This is the first of a five-part series on climate science
A new book is a must-read for anyone concerned about the increasingly radical measures nations are being pressured to adopt in response to the so-called climate crisis. Are these measures really justified from a scientific standpoint? Does the supposed menace of a human-caused climate apocalypse correspond to reality?
The book, Unsettled: What Climate Science Tells Us, What It Doesn’t, And Why It Matters, is written by Steven Koonin, a physicist and professor at New York University who served as undersecretary for science in the US Department of Energy during the Barack Obama administration.
Koonin is also a member and one-time chairman of JASON, an independent organization of scientists that advises the US government on sensitive and pressing science and technology issues.
I received and read an advance copy of the volume and interviewed Dr Koonin for this three-part series, comprised of this book review and a follow-up four-part interview. All in all, I can highly recommend Koonin’s book: It is fascinating and informative reading, and one hopes it will improve the climate for honest and open discussion.
Koonin has been calling for the appointment of a so-called “red team” – an independent group of qualified scientists – to carry out a rigorous critique of the scientific validity of the assessments and recommendations of the Intergovernmental Panel on Climate Change (IPCC) and the quadrennial US National Climate Assessment (NCA).
The book thus might be read as a foretaste of what a red team might turn up. Apart from its sometimes devastating conclusions, the volume provides certainly one of the most readable and fascinating accounts available to a non-technical reader about the challenges of climate science, present knowledge of ongoing climate change and potential options for dealing with it.
As the book’s title suggests, present-day climate science is far from being able to give definitive answers to key questions relevant to policymaking. This is not a popular thing to say, since people like to have black-and-white certainty. Science, however, is not truth; it is only a search for truth. A very difficult search, in this case, given the mind-boggling complexity of the Earth’s climate system.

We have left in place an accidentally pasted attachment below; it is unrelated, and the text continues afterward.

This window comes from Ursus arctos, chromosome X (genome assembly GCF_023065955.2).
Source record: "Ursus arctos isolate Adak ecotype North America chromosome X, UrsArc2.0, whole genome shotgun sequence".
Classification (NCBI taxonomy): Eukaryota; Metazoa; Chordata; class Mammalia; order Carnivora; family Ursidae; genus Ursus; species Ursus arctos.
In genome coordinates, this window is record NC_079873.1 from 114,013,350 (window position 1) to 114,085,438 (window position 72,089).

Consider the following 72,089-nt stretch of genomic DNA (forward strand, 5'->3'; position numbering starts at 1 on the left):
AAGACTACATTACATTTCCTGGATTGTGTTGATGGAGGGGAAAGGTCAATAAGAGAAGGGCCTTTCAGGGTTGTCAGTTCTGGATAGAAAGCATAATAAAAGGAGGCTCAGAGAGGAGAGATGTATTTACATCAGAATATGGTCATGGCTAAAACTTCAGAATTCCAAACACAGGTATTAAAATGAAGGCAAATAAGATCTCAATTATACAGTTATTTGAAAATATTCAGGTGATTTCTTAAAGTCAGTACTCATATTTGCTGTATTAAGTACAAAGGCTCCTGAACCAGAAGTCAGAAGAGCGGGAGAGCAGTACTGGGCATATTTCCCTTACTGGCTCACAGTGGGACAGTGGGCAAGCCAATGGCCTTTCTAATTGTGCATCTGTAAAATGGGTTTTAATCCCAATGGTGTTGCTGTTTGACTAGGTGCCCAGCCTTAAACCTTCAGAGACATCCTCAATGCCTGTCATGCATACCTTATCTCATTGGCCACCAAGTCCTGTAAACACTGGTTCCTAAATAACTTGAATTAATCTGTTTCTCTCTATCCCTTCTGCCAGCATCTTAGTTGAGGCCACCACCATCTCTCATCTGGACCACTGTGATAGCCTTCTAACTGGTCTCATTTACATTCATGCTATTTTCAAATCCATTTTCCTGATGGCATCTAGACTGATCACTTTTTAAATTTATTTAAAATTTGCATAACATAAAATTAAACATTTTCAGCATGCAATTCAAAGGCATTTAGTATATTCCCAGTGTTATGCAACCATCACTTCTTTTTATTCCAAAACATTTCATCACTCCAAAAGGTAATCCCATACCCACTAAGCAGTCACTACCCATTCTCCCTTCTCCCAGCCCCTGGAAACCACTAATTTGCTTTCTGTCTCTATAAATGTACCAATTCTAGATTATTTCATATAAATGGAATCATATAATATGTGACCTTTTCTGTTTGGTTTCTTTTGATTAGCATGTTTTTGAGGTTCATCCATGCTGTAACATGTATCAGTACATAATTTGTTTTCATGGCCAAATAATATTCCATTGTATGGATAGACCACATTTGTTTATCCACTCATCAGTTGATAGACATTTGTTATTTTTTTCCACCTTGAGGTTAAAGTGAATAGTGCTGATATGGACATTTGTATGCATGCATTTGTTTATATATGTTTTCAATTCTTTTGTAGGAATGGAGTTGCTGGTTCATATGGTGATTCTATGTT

I find particularly valuable the way Koonin explains, in simple, non-technical language, the problems of computer-based climate forecasting and the reasons for the poor reliability of today’s climate models.
While he takes a rigorous critical attitude, Koonin can in no way be dismissed as a “climate denier.” On the contrary, most of what he writes is consistent with the official reports of the IPCC and the National Climate Assessment — but with an important reservation: a number of the most essential facts and conclusions are buried in the body of the voluminous assessment reports, and not reflected in the summaries provided to the press and decision-makers.
Koonin documents how this circumstance, together with public statements by some climate scientists, has given a seriously misleading impression about the actual results of climate research. The assessment reports themselves are publicly available, of course, but one has the impression that few people actually read them carefully, at least not in the manner Koonin has.
The examples he cites make for astounding reading. Perhaps most significant, the author demonstrates that the IPCC assessments provide no basis whatsoever for the widely propagated notion that climate change is leading to a global catastrophe.
Among other things, Koonin cites a conclusion from the IPCC’s Fifth Assessment Report, summarizing some 20 published estimates, according to which a global temperature rise of 3°C by the year 2100 would negatively impact the global economy by about 3% measured in “equivalent income loss.”
Koonin also quotes the following key passage:
“For most economic sectors, the impact of climate change will be small relative to the impacts of other drivers (medium evidence, high agreement). Changes in population, age, income, technology, relative prices, lifestyle, regulation, governance, and many other aspects of socioeconomic development will have an impact on the supply and demand of economic goods and services that is large relative to the impact of climate change.”
Where is the climate apocalypse?
From the official assessments cited in Koonin’s book, one can only conclude that mankind faces incomparably greater dangers and potential losses from developments of a completely different sort — such as large-scale military conflicts, possible use of nuclear weapons, deadly pandemics, socioeconomic instability and spread of extremist ideologies, international financial crises and others. (One might add to the list ill-advised, disruptive and economically disastrous environmentalist policies.)
I was so dumbfounded to learn that the IPCC Assessment Report had provided such a low estimate of global economic losses from climate warming – hardly mentioned in the media – that I decided to do my own little investigation.
I took the “worst-case” scenario referred to in the literature as RCP 8.5, meaning no measures are taken to limit CO2 emissions, high population growth and a huge expansion of coal power. How much loss would the US economy, for example, suffer from the resulting global warming?
According to the latest US National Climate Assessment, the global average temperature increase by the year 2100 for scenario RCP8.5 is projected to lie in the range 2.5 – 4.7°C. Applying the relevant correlation table from the NCA-cited 2017 study, “Estimating economic damage from climate change in the United States”, I came up with an estimated loss to the US economy of between 2-5% of GDP in “direct economic damages” due to the effects of global warming.